UPDATE: Apparently, George Takei isn’t exactly thrilled about the news that Hikaru Sulu will be a gay character in the new Star Trek film. He says that he talked to the filmmakers about this prospect and asked them to create a brand new character in order to introduce homosexuality into the Star Trek universe. It’s a bummer that Takei feels this way, but if I want to get extra nerdy here, this is a version of Sulu from an alternate reality and not the version that Takei played. That iteration of Sulu will remain straight, I’m sure, so I don’t really see the issue here. Anyways, the original article is below.
One of the greatest aspects of the Star Trek universe is the idea that the United Federation of Planets is an incredibly tolerant and accepting society. Races and nationalities from every walk of life were welcomed and the culture of the Federation was always one of the most idealized in the genre of science fiction. However, the Star Trek shows and movies have never really illuminated what that meant for the gay community. Homosexuality was often left unmentioned in shows and films, particularly with any prominent characters. Until today.
Reports are swirling today that Hikaru Sulu is being recognized as a gay character in Star Trek Beyond. How big of a spotlight this will get I don’t know, though you might expect a very off-handed and casual scene that reveals his sexual orientation. The decision to make Sulu gay is an obvious nod to George Takei, the actor who originally played Sulu in the first television series. Takei came out of the closet some years ago, and has been a strong voice in the LGBTQ community — he and his husband were even the first gay couple granted a marriage license in California — so it’s pretty cool to see the character he originated now reflect Takei.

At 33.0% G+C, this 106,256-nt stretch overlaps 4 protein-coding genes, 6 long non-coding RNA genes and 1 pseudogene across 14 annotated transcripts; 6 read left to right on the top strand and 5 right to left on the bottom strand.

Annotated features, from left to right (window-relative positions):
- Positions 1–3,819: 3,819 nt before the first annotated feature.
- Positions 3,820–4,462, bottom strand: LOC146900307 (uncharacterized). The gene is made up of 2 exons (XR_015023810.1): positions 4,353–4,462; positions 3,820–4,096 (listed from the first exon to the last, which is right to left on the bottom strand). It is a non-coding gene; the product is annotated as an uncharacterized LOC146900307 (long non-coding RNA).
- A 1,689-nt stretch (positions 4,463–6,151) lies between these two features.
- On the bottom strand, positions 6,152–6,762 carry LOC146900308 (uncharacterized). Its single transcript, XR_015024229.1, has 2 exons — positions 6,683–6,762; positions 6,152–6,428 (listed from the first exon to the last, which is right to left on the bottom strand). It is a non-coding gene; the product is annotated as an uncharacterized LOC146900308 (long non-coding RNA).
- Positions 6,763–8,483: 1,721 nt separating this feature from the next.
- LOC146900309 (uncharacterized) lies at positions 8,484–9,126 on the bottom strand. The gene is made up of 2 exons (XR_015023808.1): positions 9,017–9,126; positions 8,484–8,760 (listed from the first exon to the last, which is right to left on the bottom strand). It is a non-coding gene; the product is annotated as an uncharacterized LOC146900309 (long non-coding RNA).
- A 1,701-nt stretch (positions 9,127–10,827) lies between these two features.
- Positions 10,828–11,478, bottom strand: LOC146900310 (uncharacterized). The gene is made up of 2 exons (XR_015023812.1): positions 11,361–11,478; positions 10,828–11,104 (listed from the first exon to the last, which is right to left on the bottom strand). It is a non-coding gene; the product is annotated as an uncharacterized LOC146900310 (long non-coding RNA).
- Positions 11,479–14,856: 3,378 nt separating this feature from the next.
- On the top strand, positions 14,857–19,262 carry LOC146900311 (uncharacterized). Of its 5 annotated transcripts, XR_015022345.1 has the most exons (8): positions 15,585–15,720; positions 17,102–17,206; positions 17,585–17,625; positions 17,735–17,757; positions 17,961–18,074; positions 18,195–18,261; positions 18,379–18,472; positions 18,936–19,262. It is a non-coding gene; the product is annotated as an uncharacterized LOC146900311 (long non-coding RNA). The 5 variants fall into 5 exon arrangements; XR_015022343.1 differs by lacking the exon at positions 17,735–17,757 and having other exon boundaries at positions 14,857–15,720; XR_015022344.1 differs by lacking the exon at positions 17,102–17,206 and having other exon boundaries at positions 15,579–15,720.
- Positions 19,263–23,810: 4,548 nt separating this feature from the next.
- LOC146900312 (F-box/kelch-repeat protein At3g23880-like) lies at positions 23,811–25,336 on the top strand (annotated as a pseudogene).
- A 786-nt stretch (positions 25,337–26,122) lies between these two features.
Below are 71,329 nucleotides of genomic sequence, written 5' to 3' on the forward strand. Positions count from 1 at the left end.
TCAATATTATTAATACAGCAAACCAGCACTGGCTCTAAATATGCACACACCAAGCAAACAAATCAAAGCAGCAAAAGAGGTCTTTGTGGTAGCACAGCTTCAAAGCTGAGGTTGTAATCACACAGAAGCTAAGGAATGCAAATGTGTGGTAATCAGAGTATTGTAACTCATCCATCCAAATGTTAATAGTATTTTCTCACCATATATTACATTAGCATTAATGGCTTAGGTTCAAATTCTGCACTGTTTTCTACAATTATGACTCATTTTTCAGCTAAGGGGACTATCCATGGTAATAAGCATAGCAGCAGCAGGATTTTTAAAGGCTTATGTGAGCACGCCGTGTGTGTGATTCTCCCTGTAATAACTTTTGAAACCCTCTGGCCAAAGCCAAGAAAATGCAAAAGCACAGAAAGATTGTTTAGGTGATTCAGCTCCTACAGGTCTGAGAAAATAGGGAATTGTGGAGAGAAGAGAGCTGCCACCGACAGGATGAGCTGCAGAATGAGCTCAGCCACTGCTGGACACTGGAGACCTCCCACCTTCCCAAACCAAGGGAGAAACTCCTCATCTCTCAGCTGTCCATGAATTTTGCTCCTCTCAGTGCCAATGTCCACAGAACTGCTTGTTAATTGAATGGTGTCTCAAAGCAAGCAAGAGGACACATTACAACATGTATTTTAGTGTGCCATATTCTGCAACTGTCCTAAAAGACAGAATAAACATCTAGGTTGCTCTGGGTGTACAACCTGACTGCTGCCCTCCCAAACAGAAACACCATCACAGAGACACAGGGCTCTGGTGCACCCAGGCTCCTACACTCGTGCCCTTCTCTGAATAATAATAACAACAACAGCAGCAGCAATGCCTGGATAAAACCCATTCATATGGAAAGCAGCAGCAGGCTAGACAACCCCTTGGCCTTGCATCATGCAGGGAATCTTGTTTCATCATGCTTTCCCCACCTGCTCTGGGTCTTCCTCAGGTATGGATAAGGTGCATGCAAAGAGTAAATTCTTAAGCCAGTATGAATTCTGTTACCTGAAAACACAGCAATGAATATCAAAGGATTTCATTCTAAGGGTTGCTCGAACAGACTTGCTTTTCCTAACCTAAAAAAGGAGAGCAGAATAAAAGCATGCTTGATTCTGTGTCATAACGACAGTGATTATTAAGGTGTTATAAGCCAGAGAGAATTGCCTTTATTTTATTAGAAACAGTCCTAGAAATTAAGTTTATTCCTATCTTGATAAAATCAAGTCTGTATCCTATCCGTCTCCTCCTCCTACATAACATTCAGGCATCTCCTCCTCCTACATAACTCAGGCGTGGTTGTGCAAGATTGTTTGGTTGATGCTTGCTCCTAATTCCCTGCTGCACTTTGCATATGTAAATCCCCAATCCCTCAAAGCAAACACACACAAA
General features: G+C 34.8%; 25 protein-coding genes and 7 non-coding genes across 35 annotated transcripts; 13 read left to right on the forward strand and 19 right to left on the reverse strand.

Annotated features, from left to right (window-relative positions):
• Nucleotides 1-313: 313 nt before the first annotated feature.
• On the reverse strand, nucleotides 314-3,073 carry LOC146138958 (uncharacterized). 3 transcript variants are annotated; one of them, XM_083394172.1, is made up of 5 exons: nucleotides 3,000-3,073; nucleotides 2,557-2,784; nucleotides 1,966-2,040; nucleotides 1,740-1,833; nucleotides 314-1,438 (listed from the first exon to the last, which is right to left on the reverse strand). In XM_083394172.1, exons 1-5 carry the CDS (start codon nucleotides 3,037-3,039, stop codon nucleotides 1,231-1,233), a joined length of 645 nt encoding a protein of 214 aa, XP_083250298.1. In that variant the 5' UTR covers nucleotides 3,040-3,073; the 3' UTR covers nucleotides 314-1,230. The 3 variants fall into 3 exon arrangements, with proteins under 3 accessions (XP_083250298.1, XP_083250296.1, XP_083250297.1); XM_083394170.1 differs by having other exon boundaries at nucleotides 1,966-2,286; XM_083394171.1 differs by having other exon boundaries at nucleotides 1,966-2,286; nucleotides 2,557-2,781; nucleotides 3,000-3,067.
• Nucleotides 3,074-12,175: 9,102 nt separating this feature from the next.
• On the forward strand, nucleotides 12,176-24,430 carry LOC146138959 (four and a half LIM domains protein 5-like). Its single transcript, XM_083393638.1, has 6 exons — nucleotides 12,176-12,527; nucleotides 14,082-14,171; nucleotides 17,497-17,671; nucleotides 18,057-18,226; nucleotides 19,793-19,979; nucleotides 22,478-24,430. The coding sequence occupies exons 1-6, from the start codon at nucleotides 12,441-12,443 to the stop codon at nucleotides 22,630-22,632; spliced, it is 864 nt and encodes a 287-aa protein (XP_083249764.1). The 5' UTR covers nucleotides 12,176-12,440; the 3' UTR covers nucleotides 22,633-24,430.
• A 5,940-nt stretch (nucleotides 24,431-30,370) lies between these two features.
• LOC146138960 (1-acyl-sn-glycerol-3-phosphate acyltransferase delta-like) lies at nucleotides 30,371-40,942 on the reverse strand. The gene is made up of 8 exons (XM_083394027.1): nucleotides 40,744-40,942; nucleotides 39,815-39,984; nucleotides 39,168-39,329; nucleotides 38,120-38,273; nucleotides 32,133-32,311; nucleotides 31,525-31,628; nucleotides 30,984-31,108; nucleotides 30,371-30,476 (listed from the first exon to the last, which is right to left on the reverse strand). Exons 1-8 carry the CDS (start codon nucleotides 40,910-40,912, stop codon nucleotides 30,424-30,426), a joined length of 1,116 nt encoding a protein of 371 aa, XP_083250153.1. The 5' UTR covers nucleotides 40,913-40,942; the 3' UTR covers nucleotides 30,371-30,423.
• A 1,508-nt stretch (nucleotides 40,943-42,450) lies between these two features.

Of course, this decision could only apply to the Kelvinverse version of Sulu. Whether this will have any affect on the main canon version of the character remains to be seen. Hopefully, that will be clarified, as it would be appropriate to make Takei’s version of the character gay as well, but there’s canon material that prevents such a call, with his character having some history with women, though who’s to say what retcons might be possible? Regardless, it’s great to see such a progressive outlook become an official part of the most progressive sci-fi future in all of fandom. I hope we’ll see more advancements in popular fiction occurring as the years go on.
Now comes the big question: who’s the lucky guy that gets to be romantically involved with the pilot of the Enterprise? That’s a hell of a catch. I hope to find out when the film releases on July 22.